SACRAMENTO, Calif. – John Thompson's influence on basketball and beyond stretched to Sacramento.
He towered over the college landscape in his era, leading Georgetown to championship heights. He stood for fairness, insisted education makes a man complete and inspired Black players to compete and young Black men to coach.
Thompson died Sunday at 78, a thunderbolt loss that resonates across the country.
Kids grew up in the 1980s playing ball on the blacktop, imagining wearing the gray of the Georgetown Hoyas. Locally, when they reached the high school ranks throughout the Sacramento City Unified School District or in Del Paso Heights, those kids wanted to be Patrick Ewing, or a ball-hawking, scowling guard who played such tight defense you cringed at his breath.
This included 3500 Florin Road. John Copeland coached the Burbank Titans at that address for 15 years, throughout the 1980s and into the '90s. He was influenced by Thompson beyond pressure-defense tactics. He got to know the man. They shared life stories and ways to engage and inspire youth.
Copeland, like his friend, also towered in personality. When he spoke, people stopped and listened. He was a government teacher at Burbank who reminded that real life goes well beyond a Metro League game against rival Kennedy or McClatchy.
Copeland created a basketball tournament where he and 1980s Grant coach Steve Williams would take their teams to the East Coast and then host programs from that side of the country in Sacramento.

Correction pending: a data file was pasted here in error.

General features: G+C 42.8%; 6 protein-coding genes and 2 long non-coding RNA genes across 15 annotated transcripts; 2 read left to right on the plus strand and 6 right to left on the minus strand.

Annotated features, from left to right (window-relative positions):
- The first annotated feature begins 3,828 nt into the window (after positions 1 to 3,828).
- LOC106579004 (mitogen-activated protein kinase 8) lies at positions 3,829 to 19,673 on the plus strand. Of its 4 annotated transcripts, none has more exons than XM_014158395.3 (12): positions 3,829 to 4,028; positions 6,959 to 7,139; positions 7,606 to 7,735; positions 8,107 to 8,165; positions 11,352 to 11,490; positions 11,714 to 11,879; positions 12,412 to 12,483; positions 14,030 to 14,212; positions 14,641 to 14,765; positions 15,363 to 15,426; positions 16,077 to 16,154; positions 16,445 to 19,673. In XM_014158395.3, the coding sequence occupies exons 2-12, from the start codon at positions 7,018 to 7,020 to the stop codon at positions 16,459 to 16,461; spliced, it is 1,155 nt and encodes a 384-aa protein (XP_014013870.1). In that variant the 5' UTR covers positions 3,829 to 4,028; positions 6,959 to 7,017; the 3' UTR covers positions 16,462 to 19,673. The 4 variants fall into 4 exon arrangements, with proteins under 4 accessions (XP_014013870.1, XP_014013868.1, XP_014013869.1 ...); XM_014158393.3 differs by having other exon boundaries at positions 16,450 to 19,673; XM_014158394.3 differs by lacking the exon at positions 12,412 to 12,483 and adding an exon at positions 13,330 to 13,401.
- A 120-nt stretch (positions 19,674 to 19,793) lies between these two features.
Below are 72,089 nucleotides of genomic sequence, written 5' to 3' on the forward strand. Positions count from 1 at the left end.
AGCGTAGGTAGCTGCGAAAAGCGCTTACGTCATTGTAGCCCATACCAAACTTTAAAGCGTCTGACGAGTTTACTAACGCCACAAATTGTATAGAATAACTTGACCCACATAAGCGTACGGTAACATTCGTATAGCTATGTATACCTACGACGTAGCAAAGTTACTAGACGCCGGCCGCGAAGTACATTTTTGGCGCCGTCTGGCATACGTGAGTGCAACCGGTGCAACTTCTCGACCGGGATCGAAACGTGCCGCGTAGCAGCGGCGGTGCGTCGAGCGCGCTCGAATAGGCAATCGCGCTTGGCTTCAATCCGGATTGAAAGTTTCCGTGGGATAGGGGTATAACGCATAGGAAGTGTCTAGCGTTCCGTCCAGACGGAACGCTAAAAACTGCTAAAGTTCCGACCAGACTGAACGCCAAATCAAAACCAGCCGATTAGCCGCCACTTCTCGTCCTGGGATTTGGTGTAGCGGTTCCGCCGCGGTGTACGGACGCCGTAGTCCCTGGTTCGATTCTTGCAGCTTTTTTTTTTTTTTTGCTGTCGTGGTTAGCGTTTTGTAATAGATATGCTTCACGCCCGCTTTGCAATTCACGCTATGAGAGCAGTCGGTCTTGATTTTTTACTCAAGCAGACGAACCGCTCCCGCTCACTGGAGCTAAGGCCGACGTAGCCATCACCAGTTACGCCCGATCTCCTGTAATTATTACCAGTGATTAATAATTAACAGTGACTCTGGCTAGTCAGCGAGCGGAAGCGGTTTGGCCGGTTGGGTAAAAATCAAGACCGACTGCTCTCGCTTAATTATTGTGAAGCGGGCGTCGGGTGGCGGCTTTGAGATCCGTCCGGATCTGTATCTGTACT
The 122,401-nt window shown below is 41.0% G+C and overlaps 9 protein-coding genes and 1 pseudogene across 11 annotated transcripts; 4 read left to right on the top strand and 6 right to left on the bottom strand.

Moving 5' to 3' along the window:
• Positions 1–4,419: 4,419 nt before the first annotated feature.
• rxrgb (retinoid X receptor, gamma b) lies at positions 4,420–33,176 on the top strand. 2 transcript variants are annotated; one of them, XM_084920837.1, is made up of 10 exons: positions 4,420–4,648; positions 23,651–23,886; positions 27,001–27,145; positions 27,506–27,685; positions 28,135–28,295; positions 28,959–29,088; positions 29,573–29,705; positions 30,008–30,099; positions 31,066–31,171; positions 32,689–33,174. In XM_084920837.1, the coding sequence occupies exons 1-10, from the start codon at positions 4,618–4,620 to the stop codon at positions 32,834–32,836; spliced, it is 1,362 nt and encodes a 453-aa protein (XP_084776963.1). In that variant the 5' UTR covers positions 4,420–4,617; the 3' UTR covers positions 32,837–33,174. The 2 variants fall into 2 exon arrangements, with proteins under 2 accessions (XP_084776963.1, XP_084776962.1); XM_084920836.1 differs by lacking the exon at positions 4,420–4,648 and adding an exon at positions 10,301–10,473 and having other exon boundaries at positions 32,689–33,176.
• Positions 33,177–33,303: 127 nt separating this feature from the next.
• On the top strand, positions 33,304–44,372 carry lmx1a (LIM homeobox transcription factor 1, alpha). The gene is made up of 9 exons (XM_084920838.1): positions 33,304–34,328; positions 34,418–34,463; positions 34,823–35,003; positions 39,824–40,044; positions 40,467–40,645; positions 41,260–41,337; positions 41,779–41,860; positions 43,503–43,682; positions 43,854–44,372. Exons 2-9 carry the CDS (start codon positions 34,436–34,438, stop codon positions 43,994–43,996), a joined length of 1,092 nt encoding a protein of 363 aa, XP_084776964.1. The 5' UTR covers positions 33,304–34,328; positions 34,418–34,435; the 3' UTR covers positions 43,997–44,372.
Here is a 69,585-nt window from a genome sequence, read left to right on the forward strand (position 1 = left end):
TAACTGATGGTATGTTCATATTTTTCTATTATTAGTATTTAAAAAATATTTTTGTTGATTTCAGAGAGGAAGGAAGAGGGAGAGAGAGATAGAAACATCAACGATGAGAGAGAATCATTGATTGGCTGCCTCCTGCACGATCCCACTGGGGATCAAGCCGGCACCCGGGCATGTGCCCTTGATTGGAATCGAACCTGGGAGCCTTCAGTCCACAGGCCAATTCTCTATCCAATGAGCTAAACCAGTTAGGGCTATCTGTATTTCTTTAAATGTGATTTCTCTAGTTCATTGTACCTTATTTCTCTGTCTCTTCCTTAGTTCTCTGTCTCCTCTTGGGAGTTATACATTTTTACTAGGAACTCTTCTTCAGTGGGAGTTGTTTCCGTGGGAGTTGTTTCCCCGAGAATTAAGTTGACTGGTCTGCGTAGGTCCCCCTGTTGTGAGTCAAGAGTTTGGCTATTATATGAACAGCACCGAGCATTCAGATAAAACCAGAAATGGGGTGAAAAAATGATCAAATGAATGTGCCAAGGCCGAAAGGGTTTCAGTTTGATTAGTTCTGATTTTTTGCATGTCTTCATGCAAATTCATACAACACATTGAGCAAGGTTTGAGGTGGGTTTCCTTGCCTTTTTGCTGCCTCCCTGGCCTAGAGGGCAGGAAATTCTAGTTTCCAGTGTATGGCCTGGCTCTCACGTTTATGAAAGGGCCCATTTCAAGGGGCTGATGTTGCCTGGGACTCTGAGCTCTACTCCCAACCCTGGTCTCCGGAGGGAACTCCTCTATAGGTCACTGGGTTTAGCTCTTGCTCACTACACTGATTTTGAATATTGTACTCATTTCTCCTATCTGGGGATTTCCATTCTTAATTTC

In December of 1983, during Georgetown's breakthrough NCAA championship season, Burbank and Grant headed east. They were housed in dorm rooms at Howard University. They visited Washington. They soaked in the sights and sounds. Copeland made a connection with Thompson, a friendship that lasted.
"We didn't just play basketball," Copeland said of that trip by phone from his Florida home. "Our kids had to take notes. We went to the memorials. We spent so much time walking. One time, we were in line for an event, and there were these Secret Service men in suits, looking for me. 'You the team from California? Come to the front of the line.'
"President Reagan had us moved to the front of the line. First Lady Nancy Reagan talked to our kids. Jesse Jackson came to the hotel and talked to our kids for 30 minutes. Life experiences."
Copeland on that trip noticed in Thompson's coaching office a deflated basketball. There were no words on the ball but it had meaning. Copeland soon made sure he had a deflated ball in his Burbank school office, with the words "Life without education."
Copeland also learned from Thompson about being the forefront of your program, the face of it, a buffer between the player and media and spectators, some of whom are not always kind.
"He was the most influential person in my career," Copeland said. "One of the things I wanted for my players at Burbank was to dream. I wanted them to gain a small amount of the experiences I had growing up in Atlanta, learning how to get past obstacles, how to stand tall."
More influence: The in-game presence of fierce.